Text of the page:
By Fiona Ortiz
By Fiona Ortiz
CHICAGO (Reuters) - An Illinois judge on Friday said she would decide next month whether she had jurisdiction over a voter's complaint that Republican presidential candidate Ted Cruz should not be on the state's primary ballot because he was born in Canada.
Lawrence Joyce, a lawyer and pharmacist, filed a complaint in January with the Illinois State Board of Elections saying that under the U.S. Constitution, the Texas senator cannot run for president since he is not a "natural born" citizen. Cruz was born in Calgary, Alberta of a Cuban father and an American mother.
The Board rejected Joyce's complaint - saying Cruz became a natural-born citizen at the moment of his birth because of his mother's citizenship - so he petitioned the Cook County Circuit Court to review that decision.
Circuit Court Judge Maureen Ward Kirby said she was not sure she had jurisdiction, and set a March 1 hearing for arguments on whether to dismiss the complaint.
The complaint comes in the wake of repeated attacks on Cruz about his eligibility by New York businessman and presidential rival Donald Trump.
Children born abroad to American citizens can immediately be registered as U.S. citizens through a consular report of birth abroad, but Joyce said that process is a form of naturalization.
A Reuters/Ipsos poll in January found that one quarter of Republicans did not think Cruz was qualified to be president because of his birthplace.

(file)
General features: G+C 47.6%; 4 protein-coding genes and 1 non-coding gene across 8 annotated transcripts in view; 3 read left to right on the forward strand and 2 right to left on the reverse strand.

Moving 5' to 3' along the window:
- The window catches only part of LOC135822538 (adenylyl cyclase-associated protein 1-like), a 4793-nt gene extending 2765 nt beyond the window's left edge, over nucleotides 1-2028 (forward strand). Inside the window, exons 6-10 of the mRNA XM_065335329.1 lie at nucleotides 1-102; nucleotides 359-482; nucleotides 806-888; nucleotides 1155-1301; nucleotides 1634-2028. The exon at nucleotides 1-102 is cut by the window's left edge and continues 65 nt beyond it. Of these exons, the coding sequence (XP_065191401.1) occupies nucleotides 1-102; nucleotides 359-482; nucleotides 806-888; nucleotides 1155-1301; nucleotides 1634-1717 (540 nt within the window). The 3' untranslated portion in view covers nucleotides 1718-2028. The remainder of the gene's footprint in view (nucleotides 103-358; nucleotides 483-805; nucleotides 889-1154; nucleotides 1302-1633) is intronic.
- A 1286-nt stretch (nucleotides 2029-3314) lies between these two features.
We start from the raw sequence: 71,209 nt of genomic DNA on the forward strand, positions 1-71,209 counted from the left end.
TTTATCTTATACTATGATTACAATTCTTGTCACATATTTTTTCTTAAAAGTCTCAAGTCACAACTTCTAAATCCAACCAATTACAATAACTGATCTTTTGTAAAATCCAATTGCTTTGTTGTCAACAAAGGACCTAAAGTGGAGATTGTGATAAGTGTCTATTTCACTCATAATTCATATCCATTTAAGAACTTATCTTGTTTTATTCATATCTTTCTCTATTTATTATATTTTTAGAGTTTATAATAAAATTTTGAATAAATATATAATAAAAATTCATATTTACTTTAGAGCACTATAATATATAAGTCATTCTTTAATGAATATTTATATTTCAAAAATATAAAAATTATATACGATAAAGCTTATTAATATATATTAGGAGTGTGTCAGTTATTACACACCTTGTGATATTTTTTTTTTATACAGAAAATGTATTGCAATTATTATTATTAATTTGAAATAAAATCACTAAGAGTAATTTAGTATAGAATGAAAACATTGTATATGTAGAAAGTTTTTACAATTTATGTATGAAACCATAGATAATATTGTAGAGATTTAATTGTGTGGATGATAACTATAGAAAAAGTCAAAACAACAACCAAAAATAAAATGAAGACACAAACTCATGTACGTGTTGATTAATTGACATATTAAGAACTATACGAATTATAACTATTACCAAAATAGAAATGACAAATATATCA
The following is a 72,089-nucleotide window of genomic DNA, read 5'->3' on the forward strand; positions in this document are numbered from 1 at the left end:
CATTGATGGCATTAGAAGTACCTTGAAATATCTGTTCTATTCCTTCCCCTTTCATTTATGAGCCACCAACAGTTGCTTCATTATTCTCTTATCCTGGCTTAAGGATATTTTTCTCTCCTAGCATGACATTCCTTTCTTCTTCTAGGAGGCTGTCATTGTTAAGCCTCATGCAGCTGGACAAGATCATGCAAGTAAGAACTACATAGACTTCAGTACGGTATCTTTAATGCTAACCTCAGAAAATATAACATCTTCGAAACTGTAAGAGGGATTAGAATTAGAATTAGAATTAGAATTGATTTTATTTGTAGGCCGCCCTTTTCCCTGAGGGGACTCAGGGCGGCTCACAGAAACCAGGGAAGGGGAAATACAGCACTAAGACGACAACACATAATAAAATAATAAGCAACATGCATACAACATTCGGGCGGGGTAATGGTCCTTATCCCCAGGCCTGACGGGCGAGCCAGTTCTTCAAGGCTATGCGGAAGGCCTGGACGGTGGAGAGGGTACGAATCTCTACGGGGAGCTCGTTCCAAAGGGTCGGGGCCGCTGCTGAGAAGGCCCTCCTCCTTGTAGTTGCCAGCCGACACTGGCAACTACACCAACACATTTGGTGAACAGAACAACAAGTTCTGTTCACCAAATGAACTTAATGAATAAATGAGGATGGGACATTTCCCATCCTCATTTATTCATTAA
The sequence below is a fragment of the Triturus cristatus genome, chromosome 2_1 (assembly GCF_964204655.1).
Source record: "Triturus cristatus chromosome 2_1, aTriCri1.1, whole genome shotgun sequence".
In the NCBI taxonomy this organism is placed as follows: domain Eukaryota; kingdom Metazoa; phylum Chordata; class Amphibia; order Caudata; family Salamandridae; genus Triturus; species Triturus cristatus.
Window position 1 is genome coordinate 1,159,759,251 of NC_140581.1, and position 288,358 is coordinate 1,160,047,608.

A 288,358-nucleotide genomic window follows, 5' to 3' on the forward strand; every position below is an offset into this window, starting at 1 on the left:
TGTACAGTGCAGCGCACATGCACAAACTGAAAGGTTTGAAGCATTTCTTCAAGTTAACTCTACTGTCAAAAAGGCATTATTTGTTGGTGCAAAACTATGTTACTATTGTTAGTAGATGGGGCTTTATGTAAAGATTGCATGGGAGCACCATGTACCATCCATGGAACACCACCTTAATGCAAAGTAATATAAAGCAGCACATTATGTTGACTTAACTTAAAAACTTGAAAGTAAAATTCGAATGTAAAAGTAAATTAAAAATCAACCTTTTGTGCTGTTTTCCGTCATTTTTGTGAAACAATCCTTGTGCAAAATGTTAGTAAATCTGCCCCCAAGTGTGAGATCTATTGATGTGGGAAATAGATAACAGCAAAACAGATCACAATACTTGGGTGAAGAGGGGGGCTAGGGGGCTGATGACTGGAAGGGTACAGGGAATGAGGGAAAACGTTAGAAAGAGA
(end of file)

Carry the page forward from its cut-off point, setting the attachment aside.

Cruz and Trump are locked in a battle to win the Republican nomination for the Nov. 8 election. Cruz won the first nominating contest in Iowa while Trump prevailed in New Hampshire.
"A potential nightmare scenario may be developing if Ted Cruz becomes the nominee and is then forced to resign the nomination," Joyce told reporters. He backs Republican candidate Ben Carson but said no candidate was involved in his lawsuit.
Voters in New York and in Alabama have also filed legal challenges to Cruz's eligibility.
"It is widely assumed and believed that no court is going to invalidate a presidential candidate on this issue," said Gerald Rosenberg, a professor at the University of Chicago Law School.
Lawyers for both Cruz and the Illinois State Board of Elections said they would present motions to dismiss the case based on jurisdiction and because they said Lawrence did not properly serve notice of his complaint.
The Illinois primary is March 15 but early voting has already begun.
(Additional reporting by Tracy Rucinski)
This article was funded in part by SAP. It was independently created by the Reuters editorial staff. SAP had no editorial involvement in its creation or production.
Receba notícias do UOL. É grátis!
As principais notícias do dia pelo chatbot do UOL para o Facebook MessengerComeçar agora
Receba por e-mail as principais notícias, de manhã e de noite, sem pagar nada. É só deixar seu e-mail e pronto!